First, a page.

TANZANIA: Positive tourism figures for the Ngorongoro Conservation Area

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TANZANIA: Positive tourism figures for the Ngorongoro Conservation Area © Nick Fox /Shutterstock

The Ngorongoro Conservation Area Authority (NCAA) and other national park management agencies in Tanzania announced that they had paid dividends of $26 million to the state. Ten million dollars alone comes from the Ngorongoro Conservation Area.

This is a significant achievement for national parks and reserves in Tanzania. They have just announced that they have paid the dividends for the year 2018 to the State. They amount to 59.2 billion Tanzanian shillings, or 26 million dollars. The Ngorongoro Reserve alone, led by the Ngorongoro Conservation Area Authority (NCAA), contributed 22.7 billion shillings ($10 million). This is the largest amount of the year for public and parastatal enterprises, with the exception of the Tanzania Communications Regulatory Authority (TCRA).

This money comes mainly from photographic tourism that NCAA collects as concession and conservation fees. To this must be added other taxes that the company collects from safari companies operating in the Ngorongoro Conservation Area. In Tanzania, this assessment has provoked a lot of reactions among the players in the tourism sector, especially when we know that this sector accounts for 17.5% of the country’s gross domestic product (GDP) and employs more than 2 million people.

Ngorongoro Conservation Area

This national reserve is located in northern Tanzania, 176 km from the famous Serengeti Plain. It is mainly composed of plateaus, savannahs and massifs. Covering 8,300 square kilometres, the Ngorongoro Conservation Area, better known as the Garden of Eden of Africa, is one of Tanzania’s most visited wildlife parks, attracting over 600,000 tourists each year.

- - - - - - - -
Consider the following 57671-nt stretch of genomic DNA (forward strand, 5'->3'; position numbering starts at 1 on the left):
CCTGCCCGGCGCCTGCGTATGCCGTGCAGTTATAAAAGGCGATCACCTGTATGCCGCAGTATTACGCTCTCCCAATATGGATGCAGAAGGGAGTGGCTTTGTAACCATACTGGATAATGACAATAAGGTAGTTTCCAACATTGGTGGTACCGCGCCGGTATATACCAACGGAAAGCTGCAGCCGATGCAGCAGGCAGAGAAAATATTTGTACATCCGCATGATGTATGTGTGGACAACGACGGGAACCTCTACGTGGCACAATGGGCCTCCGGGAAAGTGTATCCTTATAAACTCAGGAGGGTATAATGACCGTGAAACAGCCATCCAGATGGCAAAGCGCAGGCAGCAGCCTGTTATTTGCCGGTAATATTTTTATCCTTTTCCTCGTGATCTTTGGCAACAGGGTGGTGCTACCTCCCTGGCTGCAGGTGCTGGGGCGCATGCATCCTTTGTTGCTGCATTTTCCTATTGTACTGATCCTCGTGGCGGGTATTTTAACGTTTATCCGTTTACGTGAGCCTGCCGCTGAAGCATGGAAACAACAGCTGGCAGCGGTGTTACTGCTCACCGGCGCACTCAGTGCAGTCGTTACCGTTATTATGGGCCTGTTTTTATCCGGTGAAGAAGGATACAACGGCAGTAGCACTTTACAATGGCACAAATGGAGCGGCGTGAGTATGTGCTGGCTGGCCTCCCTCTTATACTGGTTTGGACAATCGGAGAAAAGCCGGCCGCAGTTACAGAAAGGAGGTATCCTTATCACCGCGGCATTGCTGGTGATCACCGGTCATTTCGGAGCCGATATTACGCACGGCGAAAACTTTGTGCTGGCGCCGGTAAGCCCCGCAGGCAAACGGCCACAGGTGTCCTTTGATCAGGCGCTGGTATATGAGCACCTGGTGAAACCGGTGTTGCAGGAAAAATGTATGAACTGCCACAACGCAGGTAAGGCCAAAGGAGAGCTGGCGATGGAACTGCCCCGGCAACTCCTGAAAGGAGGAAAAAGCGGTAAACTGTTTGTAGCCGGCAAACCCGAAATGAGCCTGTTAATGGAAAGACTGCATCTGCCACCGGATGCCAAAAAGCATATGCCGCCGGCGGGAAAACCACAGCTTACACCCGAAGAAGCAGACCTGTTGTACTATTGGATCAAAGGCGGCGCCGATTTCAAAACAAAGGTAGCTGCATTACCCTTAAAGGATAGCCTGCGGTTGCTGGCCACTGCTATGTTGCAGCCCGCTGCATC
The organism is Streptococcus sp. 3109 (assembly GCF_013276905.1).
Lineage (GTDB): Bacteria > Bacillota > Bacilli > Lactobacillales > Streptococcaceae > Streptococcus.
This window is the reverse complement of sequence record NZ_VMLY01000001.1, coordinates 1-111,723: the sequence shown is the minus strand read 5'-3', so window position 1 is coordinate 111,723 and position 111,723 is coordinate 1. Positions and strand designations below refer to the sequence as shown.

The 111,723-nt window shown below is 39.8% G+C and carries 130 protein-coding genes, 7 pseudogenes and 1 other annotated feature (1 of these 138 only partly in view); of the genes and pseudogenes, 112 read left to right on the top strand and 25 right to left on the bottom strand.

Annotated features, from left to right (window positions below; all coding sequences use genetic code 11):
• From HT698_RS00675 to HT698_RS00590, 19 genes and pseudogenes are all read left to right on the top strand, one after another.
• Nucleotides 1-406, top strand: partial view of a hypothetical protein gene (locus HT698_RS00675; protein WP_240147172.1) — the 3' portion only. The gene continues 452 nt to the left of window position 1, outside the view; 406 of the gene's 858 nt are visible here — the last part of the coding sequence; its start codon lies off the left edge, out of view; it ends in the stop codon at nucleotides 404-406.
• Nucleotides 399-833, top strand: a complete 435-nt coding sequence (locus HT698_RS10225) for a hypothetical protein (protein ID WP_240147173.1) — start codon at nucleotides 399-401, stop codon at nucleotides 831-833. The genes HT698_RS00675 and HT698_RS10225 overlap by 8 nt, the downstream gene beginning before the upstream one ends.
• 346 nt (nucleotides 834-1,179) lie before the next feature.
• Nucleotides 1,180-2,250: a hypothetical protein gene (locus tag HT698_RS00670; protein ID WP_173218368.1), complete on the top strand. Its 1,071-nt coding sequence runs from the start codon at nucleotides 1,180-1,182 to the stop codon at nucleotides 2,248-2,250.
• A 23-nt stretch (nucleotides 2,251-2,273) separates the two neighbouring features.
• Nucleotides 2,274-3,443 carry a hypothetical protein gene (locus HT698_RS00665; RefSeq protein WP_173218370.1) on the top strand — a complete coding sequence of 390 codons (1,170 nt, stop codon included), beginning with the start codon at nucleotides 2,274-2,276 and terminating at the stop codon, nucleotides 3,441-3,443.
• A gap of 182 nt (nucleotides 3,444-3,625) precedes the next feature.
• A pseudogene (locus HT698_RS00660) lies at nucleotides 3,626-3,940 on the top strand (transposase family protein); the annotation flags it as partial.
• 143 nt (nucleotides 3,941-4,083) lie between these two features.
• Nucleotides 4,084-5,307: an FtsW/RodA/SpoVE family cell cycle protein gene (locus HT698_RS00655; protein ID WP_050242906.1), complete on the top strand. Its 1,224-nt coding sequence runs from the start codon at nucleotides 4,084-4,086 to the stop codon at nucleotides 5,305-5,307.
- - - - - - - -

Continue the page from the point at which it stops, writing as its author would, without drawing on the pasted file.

Ngorongoro is the transit and staging area for many migratory animals, mainly mammals. These animals move seasonally between the Ngorongoro Crater, the Serengeti Plain and Kenya. During the dry season, 1.7 million wildebeests, 470,000 gazelles, 260,000 zebras and thousands of other mammals, predators and birds, fleeing the arid conditions and seeking pasture, leave the Serengeti Plain to gather in the Ngorongoro Conservation Area and more particularly in the crater of the same name.

Like other national parks on the African continent, Ngorongo suffers from several problems, including climate change, which is exacerbating the drought in this part of Tanzania. To this must be added the disappearance of wildlife corridors and poaching that decimates pachyderm species such as elephants and rhinos.

Jean Marie Takouleu

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